Today's pictures:
Early mist over Planoles
View at the head of the valley between Planoles and Queralbs
Pyrenean Eryngo now looking rather past its best
The valley leading to Nuria
First view of Nuria
Window at Nuria

Next Day - Day 40

Back to Index
    

Wednesday 22 July 2015 - Pyrenees GR11 - Day 38 - Puigcerdà to Camping Can Fosses, Planoles

 
 
 
 
 
Distance: 25 km (Cum: 638 km)

Ascent: 1200 metres (Cum: 35650 metres)

Time taken: 7.8 hrs including 1.4 hrs stops (Cum: 263.2 hrs including 52.8 hrs stops)

Weather: misty start, clearing to sunny periods and mid 20's temperatures. Humid afternoon with a short shower at 3pm and heavier and more persistent  rain later.

The most significant event of the day was undoubtedly the donning of our waterproofs for the first time in over a month. Only for ten minutes, but it happened; and as I write this the tent is being bombarded with heavy rain for the first time since the first night out of Irun, so far as I can recall.

We can't recommend Hotel Maria Victoria. We slept well but were happy to leave the shambolic cold water port at 8.30 to resume our travels on an ever brightening morning.

Cloud lingered in the valleys but was clearing nicely from the summits after a night of rain as we found our way faultlessly out of Puigcerdà.

It was tarmac all the way through Age to Vilallobent, both 'nothing' villages with sewn up houses used as second homes. But today everyone must have been at their first homes.

After that we ascended mainly on gently graded tracks for a few hours, eventually reaching the French border at border stone number 500. We saw no other walkers today, but around here we met a group of about eight mountain bikers enjoying a day out on tracks that are excellent for that activity, being similar to those in the Basque country.

Lunch was taken at our high point of the day - Coll de la Creu de Meians (2000 metres). At last, the first al fresco lunch I've enjoyed since before Ordino. Cheese, sardines, chocolate, raisins, etc. It was a very comfortable 24C, with none of the flies that had been pestering us on the sweaty ascent. Wide ranging views to wooded hillsides and a few bare summits - rolling hills, albeit high, rather than jagged Alpine peaks.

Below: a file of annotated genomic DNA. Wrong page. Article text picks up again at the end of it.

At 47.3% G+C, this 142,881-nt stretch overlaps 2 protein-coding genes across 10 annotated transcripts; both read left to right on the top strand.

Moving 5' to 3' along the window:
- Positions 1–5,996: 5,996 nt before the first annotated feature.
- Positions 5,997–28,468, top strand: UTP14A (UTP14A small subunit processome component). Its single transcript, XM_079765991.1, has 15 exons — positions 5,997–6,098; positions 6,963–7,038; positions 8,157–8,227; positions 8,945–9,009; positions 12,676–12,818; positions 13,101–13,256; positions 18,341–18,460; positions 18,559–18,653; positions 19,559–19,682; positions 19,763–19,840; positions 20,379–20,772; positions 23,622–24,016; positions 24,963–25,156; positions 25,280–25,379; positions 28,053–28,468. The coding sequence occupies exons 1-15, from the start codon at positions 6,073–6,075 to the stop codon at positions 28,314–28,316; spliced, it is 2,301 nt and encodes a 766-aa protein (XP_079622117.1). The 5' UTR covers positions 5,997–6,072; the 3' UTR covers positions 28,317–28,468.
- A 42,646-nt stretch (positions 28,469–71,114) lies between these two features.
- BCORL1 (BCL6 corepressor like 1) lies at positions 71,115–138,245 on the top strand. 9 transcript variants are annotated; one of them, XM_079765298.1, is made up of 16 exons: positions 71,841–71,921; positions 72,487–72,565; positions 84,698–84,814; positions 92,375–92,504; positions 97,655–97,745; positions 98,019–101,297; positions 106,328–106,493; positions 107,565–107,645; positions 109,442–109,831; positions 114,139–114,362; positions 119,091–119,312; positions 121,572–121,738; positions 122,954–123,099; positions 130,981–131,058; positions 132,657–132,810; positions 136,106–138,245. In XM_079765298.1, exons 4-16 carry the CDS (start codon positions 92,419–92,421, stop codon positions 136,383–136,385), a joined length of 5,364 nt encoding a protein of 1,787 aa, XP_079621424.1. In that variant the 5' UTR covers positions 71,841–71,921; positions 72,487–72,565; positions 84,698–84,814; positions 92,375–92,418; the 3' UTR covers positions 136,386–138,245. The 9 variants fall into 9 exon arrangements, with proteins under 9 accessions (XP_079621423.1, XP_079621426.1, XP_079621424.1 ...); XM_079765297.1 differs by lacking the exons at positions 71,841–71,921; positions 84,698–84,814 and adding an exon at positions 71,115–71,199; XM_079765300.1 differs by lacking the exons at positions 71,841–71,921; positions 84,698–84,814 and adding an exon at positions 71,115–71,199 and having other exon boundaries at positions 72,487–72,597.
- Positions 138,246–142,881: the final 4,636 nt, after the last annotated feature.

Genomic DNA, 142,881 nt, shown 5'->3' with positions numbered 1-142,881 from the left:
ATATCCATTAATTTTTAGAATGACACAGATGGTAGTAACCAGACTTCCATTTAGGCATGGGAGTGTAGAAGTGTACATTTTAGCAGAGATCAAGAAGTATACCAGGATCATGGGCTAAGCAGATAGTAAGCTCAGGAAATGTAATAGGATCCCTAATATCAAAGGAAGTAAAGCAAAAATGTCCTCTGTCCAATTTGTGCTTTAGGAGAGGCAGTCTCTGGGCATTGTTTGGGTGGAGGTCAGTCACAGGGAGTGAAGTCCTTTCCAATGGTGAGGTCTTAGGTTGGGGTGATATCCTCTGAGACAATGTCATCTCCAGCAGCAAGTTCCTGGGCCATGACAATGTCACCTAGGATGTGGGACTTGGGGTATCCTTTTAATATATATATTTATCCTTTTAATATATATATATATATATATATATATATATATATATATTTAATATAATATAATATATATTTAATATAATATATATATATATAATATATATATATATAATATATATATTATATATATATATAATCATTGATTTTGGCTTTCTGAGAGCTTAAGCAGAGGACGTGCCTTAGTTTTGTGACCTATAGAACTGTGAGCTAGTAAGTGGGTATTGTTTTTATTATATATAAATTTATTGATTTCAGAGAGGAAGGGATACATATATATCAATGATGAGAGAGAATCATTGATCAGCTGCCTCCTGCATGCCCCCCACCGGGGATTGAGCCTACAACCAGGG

We then descended through a boggy gully to a track that led all the way down to Dòrria, a smart but not unexpectedly deserted hamlet. Marmots were still whistling and the hedgerows were lined with bellflowers, yarrow, knapweed and mulleins. Thunder boomed in the distance.

Just as we reached the water point at Dòrria, conveniently sheltered - we should have waited for ten minutes, the shower that provided our first rain for over a month rained down.

Below Dòrria, after a slight navigational mishap, we made our way rather more slowly than Brian (the guide book author) who must have fairly run down the path, to this campsite above the village of Planoles. Excellent narrow paths, if rather liberally strewn with the trailing stems of roses and brambles!

Tents were up before we were bombarded by hailstones and persistent rain set in. Derk Jan, Petra and Jolijn turned up and we later joined them for a meal at the Cantine in Planoles. Not as simple as it sounds as it was 200 metres down the hill (and back up it again later) and involved a search for somewhere to eat that wasn't shut. It seems a popular time for local restaurateurs to go on holiday. The food was ok in the 'canteen', and at €51 between five of us the price seemed fair.

Today's pictures:
Our quirky hotel - note the hat stand
Puigcerdà from Age
Lunch at 2000 metres
A view to Planoles
Evening view from Planoles

Next Day - Day 39

Back to Index
    

Tuesday, 21 July 2015

Tuesday 21 July 2015 - Pyrenees GR11 - Day 37 - A Rest Day in Puigcerdà (Hotel Maria Victoria)

 
 
 
 
 
 
 
 
A night without diarrhoea. Oh joy! And after breaded calamari and chips.

André, Tobi and I enjoyed a lovely relaxed evening at Bar Kennedy before adjourning to our relatively cool and quiet room.